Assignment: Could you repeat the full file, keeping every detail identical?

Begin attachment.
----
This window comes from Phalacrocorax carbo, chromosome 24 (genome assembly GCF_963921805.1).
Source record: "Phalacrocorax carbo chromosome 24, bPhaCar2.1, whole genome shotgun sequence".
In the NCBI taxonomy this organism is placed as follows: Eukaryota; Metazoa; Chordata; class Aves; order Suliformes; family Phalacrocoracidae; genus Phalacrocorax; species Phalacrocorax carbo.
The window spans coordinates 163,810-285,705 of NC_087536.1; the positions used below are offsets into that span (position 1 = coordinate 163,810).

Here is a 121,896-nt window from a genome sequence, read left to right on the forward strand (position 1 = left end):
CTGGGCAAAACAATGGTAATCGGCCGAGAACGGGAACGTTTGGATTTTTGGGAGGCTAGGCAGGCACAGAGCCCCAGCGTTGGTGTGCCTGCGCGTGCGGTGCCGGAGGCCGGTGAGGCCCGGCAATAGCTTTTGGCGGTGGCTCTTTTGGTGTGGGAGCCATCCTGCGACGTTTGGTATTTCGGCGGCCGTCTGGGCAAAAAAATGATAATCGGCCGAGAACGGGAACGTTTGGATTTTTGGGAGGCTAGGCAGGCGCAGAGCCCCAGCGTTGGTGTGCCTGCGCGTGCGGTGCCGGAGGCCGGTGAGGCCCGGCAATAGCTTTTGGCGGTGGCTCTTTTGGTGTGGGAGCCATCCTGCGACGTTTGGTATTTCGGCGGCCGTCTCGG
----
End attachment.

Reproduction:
This window comes from Phalacrocorax carbo, chromosome 24 (genome assembly GCF_963921805.1).
Source record: "Phalacrocorax carbo chromosome 24, bPhaCar2.1, whole genome shotgun sequence".
In the NCBI taxonomy this organism is placed as follows: Eukaryota; Metazoa; Chordata; class Aves; order Suliformes; family Phalacrocoracidae; genus Phalacrocorax; species Phalacrocorax carbo.
The window spans coordinates 163,810-285,705 of NC_087536.1; the positions used below are offsets into that span (position 1 = coordinate 163,810).

Here is a 121,896-nt window from a genome sequence, read left to right on the forward strand (position 1 = left end):
CTGGGCAAAACAATGGTAATCGGCCGAGAACGGGAACGTTTGGATTTTTGGGAGGCTAGGCAGGCACAGAGCCCCAGCGTTGGTGTGCCTGCGCGTGCGGTGCCGGAGGCCGGTGAGGCCCGGCAATAGCTTTTGGCGGTGGCTCTTTTGGTGTGGGAGCCATCCTGCGACGTTTGGTATTTCGGCGGCCGTCTGGGCAAAAAAATGATAATCGGCCGAGAACGGGAACGTTTGGATTTTTGGGAGGCTAGGCAGGCGCAGAGCCCCAGCGTTGGTGTGCCTGCGCGTGCGGTGCCGGAGGCCGGTGAGGCCCGGCAATAGCTTTTGGCGGTGGCTCTTTTGGTGTGGGAGCCATCCTGCGACGTTTGGTATTTCGGCGGCCGTCTCGG